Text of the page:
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Windows 8 F8 boot


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6 replies to this topic

#1 CK Bleeps

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Posted 02 November 2012 - 08:44 PM

I've been unable to boot my VM with F8 or shift F8.

I don't need to. I'm preparing for when my friends or whoever gets FBI virus and cannot login.
The XP/Vista/7 fix is to F8 boot to Safe Mode and run MBAM or manually clean it.

From googles, this issue has not been addressed. But I've only used Win8 on a VM...

Edited by CK Bleeps, 02 November 2012 - 08:45 PM.


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#2 Sightless

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Posted 03 November 2012 - 06:52 PM

I've been unable to boot my VM with F8 or shift F8.

I don't need to. I'm preparing for when my friends or whoever gets FBI virus and cannot login.
The XP/Vista/7 fix is to F8 boot to Safe Mode and run MBAM or manually clean it.

From googles, this issue has not been addressed. But I've only used Win8 on a VM...

Press the Win+R key combination and type msconfig in the run box and hit enter.


Switch over to the boot tab, and click on the Safe Boot check box.


You can also choose the type of Safe Mode you want to boot into:

Minimal is normal safe mode.
Alternate Shell is safe mode with command prompt
Network is safe mode with networking.
The Active Directory option pertains to restoring a server that is a Domain Controller for your network. Once you have chosen your option click the ok button and restart your machine.


You PC will be booted into Safe Mode automatically.


If you restart you PC you will just keep getting booted into Safe Mode, to stop this open msconfig again and uncheck the Safe Boot option, then hit the ok button.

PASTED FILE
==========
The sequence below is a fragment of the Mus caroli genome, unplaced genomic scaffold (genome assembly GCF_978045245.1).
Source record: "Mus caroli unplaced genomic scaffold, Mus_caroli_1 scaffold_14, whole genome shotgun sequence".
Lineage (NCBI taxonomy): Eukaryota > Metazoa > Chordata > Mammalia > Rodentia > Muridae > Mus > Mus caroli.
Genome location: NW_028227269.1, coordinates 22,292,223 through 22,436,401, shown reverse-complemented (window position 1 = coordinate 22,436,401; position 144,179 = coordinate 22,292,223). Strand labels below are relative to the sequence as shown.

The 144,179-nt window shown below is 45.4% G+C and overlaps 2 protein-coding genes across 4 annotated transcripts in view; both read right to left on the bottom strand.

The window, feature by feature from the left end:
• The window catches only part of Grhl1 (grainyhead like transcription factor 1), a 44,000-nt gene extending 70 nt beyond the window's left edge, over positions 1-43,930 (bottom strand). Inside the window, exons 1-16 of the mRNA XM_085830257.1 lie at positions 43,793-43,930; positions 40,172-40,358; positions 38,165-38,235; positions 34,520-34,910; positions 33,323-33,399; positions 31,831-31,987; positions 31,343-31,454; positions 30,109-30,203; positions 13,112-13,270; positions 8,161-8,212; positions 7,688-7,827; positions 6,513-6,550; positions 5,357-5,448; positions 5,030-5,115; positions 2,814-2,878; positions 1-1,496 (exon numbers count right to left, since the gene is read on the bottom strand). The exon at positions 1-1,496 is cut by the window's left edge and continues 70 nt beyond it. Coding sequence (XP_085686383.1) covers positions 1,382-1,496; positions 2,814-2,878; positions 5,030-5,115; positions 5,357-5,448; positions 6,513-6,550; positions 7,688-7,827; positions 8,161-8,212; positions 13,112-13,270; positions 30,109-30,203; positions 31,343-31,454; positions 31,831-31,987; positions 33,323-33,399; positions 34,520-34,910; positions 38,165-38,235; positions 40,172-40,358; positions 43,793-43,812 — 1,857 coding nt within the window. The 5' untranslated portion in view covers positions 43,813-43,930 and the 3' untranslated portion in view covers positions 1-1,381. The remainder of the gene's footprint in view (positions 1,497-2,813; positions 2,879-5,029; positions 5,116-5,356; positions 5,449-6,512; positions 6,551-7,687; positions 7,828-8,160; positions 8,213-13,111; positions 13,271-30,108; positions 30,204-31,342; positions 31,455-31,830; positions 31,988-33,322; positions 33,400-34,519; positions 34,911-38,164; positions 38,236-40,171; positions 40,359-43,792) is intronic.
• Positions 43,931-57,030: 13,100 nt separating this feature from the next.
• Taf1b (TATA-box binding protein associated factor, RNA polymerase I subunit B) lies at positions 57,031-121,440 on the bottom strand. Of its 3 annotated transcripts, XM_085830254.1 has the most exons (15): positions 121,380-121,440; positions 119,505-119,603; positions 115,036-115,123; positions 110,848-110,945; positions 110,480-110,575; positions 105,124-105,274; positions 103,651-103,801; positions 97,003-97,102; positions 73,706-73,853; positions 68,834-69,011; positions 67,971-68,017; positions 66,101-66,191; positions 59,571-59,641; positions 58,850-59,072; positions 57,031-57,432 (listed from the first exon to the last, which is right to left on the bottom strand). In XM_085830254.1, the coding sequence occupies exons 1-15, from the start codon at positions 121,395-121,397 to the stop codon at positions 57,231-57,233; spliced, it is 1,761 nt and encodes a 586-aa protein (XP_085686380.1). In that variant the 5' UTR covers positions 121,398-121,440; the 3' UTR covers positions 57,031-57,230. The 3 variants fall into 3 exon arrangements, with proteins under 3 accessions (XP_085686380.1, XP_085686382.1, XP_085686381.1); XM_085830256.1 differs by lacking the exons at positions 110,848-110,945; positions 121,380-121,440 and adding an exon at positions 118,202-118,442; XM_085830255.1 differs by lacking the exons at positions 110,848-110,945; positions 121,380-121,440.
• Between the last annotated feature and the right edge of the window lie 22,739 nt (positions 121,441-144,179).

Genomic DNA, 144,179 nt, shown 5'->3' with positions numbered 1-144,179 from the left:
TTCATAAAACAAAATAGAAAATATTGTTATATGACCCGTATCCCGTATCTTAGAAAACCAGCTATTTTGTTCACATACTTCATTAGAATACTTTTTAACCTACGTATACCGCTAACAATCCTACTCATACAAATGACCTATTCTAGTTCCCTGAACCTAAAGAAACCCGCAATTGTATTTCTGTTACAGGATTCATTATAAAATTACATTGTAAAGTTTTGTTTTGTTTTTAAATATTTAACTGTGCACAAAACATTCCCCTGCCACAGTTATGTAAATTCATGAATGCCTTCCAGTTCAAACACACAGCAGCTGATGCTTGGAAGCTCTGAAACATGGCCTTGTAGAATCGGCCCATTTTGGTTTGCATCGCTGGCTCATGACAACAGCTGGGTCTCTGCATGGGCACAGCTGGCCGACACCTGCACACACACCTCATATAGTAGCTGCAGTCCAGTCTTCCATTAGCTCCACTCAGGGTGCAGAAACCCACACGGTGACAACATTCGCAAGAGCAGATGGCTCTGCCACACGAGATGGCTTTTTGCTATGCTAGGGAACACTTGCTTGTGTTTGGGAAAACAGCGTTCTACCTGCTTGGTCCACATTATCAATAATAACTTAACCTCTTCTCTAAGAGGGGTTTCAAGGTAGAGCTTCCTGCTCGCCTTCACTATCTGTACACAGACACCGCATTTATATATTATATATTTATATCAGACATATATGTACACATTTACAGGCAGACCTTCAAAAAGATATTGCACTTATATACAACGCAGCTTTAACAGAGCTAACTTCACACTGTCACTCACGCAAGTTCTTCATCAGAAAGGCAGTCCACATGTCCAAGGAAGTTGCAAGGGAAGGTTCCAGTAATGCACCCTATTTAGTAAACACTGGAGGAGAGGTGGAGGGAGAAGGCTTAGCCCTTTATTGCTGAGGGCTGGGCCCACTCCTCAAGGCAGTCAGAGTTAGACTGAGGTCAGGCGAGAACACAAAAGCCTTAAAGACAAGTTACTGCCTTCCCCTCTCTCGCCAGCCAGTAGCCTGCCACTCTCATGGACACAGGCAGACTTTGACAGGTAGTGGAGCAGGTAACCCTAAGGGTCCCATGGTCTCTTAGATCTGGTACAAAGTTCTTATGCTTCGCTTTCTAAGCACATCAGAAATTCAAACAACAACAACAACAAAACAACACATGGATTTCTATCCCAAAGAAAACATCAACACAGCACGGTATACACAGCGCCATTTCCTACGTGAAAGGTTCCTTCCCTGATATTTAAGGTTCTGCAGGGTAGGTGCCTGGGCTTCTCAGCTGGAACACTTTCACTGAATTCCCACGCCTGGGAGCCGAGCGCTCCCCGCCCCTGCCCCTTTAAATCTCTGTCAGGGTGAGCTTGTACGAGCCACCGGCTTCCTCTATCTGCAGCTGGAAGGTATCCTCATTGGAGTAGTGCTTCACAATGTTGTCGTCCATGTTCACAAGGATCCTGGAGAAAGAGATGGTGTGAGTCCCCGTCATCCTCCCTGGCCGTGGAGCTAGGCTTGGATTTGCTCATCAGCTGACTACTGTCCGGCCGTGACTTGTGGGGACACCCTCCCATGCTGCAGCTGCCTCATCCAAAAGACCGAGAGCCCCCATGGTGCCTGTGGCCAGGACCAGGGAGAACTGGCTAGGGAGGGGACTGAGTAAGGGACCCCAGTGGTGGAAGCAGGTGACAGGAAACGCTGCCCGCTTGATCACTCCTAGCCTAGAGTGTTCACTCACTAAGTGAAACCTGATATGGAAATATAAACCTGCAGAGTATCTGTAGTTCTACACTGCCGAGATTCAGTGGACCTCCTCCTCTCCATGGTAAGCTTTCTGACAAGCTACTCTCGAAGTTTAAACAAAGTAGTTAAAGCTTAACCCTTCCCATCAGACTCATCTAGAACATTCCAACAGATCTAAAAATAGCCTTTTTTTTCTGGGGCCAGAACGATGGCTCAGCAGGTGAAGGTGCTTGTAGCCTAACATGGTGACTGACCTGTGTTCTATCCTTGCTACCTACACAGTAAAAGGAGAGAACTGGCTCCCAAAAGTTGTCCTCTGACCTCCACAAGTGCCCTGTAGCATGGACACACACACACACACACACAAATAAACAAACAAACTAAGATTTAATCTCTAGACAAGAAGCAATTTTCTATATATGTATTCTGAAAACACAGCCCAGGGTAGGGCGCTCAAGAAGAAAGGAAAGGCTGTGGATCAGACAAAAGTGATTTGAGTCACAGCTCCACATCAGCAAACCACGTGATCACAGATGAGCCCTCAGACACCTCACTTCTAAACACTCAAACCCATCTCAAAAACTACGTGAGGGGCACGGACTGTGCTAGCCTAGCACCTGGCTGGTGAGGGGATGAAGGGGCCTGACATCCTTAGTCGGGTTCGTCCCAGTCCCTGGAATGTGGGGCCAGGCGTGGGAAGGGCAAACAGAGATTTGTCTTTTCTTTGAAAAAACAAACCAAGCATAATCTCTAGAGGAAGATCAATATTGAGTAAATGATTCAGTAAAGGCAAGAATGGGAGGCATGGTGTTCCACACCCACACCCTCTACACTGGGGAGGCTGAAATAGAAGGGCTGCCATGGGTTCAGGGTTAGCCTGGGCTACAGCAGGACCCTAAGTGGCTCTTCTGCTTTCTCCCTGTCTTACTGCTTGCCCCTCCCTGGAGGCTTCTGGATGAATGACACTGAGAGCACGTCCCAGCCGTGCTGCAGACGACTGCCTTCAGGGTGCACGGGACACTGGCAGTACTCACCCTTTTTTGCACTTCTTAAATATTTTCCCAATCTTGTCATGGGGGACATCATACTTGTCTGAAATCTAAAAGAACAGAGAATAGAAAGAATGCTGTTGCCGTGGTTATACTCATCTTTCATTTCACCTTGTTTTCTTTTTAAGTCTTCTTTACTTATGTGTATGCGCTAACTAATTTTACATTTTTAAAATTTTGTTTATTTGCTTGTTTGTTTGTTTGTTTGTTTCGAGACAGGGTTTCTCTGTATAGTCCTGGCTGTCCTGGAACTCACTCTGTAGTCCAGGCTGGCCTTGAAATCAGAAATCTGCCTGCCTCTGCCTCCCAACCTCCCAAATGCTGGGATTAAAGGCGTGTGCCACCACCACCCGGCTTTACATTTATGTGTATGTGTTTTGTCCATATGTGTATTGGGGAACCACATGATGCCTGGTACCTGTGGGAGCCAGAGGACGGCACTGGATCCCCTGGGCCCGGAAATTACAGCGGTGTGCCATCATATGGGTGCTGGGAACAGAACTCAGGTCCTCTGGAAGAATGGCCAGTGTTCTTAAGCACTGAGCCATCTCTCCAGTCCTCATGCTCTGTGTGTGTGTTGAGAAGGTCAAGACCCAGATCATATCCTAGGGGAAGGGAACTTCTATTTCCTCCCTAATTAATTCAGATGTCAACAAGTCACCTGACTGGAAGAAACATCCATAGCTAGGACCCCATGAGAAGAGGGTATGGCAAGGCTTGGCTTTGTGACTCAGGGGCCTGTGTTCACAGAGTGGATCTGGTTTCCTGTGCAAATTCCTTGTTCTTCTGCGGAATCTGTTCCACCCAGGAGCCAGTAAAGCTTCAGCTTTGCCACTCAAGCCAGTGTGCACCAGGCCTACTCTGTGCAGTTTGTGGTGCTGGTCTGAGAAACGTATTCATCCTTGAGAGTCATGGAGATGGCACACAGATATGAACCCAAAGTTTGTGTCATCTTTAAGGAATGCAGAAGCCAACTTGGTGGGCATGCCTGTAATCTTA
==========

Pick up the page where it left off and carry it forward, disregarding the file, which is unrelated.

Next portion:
Source (with pictures)

#3 CK Bleeps

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Posted 03 November 2012 - 09:11 PM

Sightless... your instruction requires booting to normal mode.

The point of safe mode is to resolve issues which prevent booting to normal mode.

Windows 8 is a disaster.

#4 Sightless

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Posted 04 November 2012 - 03:04 PM

Sightless... your instruction requires booting to normal mode.

The point of safe mode is to resolve issues which prevent booting to normal mode.

Windows 8 is a disaster.

A lot of times you can still get into normal mode, but I know that there are cases which make booting into normal mode impossible/troublesome.

I'm running Windows 8 on my laptop and am enjoying it so far. I know there will always be people who don't like new operating systems, but for my use, it works.

#5 caperjac

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Posted 04 November 2012 - 06:03 PM

edit ,opps just read you said you tried shift + f8


second edit -actually this sites explains how to change it to the classic f8 looking safe mode


try shift+f8 from this site

http://www.howtogeek.com/107511/how-to-boot-into-safe-mode-on-windows-8-the-easy-way/

Edited by caperjac, 04 November 2012 - 06:10 PM.

My answers are my opinion only,usually


#6 Grinler

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Posted 05 November 2012 - 12:05 PM

F8 is no longer available in Windows 8. Shift+F8 is not available either.

See this article:

http://blogs.msdn.com/b/b8/archive/2012/05/22/designing-for-pcs-that-boot-faster-than-ever-before.aspx

If Windows 8 is unable to start after a few attempts, it will go into the recovery environment automatically.

Otherwise you need to use msconfig or advanced startup settings.

#7 shreya arya

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Posted 06 November 2012 - 10:47 PM

We all want faster boot times and Windows 8 delivers on the front. The problem is that the boot times are so quick that when you need to enter the setup menu, by pressing F2/F8 during boot, there is literally no time to do it.

So, what did Microsoft do? Surely they are not going to artificially slow down the boot time to compensate for this, so they added a few new features to the OS to make it easier to access these menus.In a machine with an SSD installed, you can boot up a machine in 7 seconds and the time to boot will likely get shorter as hardware improves over Windows 8 lifecycle. In a test machine at Microsoft with an SSD and UEFI system, the time window to hit F8 is 200 miliseconds, good luck hitting that with any bit of reliability.

In the scenario where you can not boot to Windows, Windows 8 will automatically enter automatic failover behavior which is determined by an algorithm that establishes a baseline over several boots. This should help appease those who have ever had what appears to be a successful boot but only to have the system hang due to a bad driver.




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